Saturday, August 27, 2011

Loving "The Help"

I can’t help it, I loved “The Help” – both the book and the movie – in spite of some obvious flaws. The biggest flaw was the whole concept of the snooty bitches club (not the real name) – a bunch of spoiled, rich, self-centered and superficial women lorded over by a despicable and underhanded queen bee. Sure, it’s fun to pepper the film with a bunch of socialites we can love to hate, but it’s been done way too often and it’s not realistic. Not even for Jackson, Mississippi when JFK was in the White House and KKK-and White Citizens Council-loving Ross Barnett was occupying the governor’s mansion. Even for that time and place it is a gross exaggeration. But Bryce Dallas Howard is wonderful as the hateful queen bee, “Hilly.” It’s such a joy to see her get her comeuppance. And boy, does she ever get it!

The story is set at about the time I was a senior in high school or maybe a freshman in college in Hattiesburg, Mississippi, 90 miles south of Jackson. Ours was a middle class family. Like most middle class families in the South back then, we had a maid. But no one in our family and, as best I can remember, none of the families of my friends ever treated their maids so horribly. I’m not saying it didn’t happen in some homes, but I never saw it. What I did observe and what I believe most white Southerners of my generation can attest to is that there was a kind of paternalistic relationship between whites and their black hired help that was for the most part unintentionally demeaning but not mean spirited.

I certainly can’t deny that racism was rampant. It was every bit as bad as depicted in this and other films about the South from “To Kill a Mockingbird” to “Mississippi Burning.”  But as rampant and institutionalized as racism was, we have to realize that books and movies have to be dramatic; they tend to take the exception and present it as the norm, so a few rednecks and a few sleazy politicians stand for society as a whole. “The Help” does it in spades.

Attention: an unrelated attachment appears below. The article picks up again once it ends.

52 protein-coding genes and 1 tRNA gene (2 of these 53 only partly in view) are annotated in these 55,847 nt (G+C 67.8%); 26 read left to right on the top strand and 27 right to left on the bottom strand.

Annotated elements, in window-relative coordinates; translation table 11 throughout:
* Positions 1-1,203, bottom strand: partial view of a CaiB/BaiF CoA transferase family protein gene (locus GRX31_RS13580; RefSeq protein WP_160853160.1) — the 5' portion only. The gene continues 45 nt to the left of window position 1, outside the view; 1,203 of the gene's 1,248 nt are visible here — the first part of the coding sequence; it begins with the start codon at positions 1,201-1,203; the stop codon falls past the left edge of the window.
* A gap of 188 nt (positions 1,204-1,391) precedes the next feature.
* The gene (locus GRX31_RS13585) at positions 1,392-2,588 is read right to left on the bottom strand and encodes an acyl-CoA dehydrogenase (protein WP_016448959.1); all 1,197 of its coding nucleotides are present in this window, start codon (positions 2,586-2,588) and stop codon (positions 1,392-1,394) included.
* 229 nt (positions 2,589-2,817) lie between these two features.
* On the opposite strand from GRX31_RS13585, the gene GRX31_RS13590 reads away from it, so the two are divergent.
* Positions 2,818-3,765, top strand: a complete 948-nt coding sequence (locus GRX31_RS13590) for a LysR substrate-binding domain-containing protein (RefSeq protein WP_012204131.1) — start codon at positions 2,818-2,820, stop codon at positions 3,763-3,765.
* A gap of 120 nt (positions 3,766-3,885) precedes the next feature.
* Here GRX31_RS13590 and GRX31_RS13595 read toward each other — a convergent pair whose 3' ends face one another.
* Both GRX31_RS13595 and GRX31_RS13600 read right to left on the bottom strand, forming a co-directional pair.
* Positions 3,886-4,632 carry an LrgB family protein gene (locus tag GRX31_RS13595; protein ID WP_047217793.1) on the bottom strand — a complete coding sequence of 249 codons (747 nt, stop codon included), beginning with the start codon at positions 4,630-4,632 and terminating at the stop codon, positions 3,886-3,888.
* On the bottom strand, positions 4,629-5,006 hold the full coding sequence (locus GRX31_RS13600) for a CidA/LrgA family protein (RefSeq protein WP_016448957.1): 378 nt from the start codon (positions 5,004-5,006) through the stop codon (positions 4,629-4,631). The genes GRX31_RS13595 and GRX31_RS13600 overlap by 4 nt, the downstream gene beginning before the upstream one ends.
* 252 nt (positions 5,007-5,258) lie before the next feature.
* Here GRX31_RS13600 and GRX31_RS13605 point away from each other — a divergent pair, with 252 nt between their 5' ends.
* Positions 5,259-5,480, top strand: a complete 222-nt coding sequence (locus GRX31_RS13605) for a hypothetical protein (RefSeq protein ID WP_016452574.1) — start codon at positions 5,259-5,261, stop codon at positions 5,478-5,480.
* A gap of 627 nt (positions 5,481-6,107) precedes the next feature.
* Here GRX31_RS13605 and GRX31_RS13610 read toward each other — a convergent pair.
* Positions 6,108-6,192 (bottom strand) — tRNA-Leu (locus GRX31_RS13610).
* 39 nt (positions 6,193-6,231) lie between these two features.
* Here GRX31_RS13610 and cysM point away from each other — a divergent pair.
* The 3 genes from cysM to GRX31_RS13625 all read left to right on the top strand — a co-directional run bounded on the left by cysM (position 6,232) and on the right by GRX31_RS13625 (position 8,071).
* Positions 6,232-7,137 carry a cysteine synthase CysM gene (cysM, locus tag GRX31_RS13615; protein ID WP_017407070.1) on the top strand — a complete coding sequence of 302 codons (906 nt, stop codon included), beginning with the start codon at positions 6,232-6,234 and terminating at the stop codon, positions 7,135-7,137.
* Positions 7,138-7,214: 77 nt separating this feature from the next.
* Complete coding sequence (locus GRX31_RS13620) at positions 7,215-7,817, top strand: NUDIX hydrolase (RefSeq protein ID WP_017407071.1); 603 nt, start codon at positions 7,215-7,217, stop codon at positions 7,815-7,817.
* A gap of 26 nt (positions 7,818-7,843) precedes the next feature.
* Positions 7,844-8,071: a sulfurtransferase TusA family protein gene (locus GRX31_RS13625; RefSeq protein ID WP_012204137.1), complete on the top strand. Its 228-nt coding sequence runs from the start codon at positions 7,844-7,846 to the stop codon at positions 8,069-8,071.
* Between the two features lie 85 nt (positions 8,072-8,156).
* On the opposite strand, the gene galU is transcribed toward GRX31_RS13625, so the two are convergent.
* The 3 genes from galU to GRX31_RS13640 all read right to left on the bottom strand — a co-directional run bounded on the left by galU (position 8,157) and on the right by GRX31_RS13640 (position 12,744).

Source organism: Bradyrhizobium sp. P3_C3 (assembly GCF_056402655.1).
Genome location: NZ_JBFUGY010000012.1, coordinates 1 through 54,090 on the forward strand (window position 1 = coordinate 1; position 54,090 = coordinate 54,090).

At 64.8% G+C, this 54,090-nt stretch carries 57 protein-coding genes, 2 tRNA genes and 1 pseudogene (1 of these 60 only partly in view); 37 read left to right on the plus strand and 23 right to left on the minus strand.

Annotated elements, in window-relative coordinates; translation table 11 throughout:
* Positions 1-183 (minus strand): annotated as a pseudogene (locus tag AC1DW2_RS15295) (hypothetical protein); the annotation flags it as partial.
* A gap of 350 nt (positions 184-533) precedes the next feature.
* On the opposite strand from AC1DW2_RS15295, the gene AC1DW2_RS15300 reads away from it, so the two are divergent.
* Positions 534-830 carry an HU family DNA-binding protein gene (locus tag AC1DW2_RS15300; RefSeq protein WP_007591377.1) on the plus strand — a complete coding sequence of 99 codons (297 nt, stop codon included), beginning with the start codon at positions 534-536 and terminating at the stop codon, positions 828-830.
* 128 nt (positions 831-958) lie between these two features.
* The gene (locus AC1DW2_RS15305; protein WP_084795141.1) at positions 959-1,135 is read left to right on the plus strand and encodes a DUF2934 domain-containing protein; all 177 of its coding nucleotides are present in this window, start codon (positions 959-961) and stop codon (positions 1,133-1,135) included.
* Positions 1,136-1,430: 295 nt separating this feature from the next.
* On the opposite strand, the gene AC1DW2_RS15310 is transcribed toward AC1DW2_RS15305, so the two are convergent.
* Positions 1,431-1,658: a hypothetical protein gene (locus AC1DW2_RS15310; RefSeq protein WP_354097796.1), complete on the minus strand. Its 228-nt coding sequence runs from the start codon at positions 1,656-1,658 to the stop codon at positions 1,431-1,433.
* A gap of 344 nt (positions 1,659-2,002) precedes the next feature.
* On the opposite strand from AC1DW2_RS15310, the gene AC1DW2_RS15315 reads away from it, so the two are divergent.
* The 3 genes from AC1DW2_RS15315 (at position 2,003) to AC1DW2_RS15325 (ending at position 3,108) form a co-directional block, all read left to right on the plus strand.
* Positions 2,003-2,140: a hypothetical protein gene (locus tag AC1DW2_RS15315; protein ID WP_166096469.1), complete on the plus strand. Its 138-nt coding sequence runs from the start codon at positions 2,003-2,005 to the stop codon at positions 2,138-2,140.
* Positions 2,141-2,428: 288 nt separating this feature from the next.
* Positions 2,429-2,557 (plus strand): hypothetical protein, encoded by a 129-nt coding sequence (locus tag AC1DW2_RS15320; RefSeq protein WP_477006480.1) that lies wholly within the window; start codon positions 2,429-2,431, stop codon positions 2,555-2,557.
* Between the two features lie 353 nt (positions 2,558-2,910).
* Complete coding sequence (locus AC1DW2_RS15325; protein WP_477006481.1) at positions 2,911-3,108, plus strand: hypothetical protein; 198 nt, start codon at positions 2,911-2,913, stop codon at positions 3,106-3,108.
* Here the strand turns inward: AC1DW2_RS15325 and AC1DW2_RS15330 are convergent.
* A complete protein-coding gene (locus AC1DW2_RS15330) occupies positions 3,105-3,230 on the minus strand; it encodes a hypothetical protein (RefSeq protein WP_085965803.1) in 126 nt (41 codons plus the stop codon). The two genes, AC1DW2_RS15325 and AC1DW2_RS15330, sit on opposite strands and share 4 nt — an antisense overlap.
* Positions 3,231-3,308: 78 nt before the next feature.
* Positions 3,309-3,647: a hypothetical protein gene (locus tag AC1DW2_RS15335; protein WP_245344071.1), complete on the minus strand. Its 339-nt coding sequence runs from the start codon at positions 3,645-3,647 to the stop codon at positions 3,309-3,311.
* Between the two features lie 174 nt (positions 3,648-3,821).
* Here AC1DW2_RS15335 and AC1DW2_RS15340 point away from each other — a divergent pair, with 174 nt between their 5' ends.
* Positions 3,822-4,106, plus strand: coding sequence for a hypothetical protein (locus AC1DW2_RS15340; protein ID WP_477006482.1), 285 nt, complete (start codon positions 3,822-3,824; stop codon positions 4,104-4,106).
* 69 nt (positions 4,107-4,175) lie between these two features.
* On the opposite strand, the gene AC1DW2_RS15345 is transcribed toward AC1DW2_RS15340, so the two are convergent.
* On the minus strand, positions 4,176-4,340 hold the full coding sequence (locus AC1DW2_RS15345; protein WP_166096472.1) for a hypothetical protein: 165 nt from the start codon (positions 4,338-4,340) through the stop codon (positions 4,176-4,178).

The white families I knew were nothing like the white families in “The Help.” But I didn’t grow up in Jackson and I’m aware that there was a segment of society in parts of Mississippi, most notably in Jackson and the Delta, that was totally different and maybe a little more extreme than the rest of the state. So maybe the society Kathryn Stockett wrote about was more typical than I think. I did run into one or two women in Mississippi who were almost as snooty as Hilly and her friends, but none who were quite so mean. None of the people I knew were quite as wealthy as some of these families, and maybe the upper crust were more like these people; but I had an aunt and uncle who lived in Jackson and were extremely wealthy, and my aunt did all the cooking and house cleaning herself. If they even had a maid she was part-time, and I never saw her on any of our many visits.

In the book much more than in the movie it was shown that not all white-black relationships were so demeaning. There were a few healthy relationships as well, which was barely implicated in the movie when all the maids came forward to tell their stories.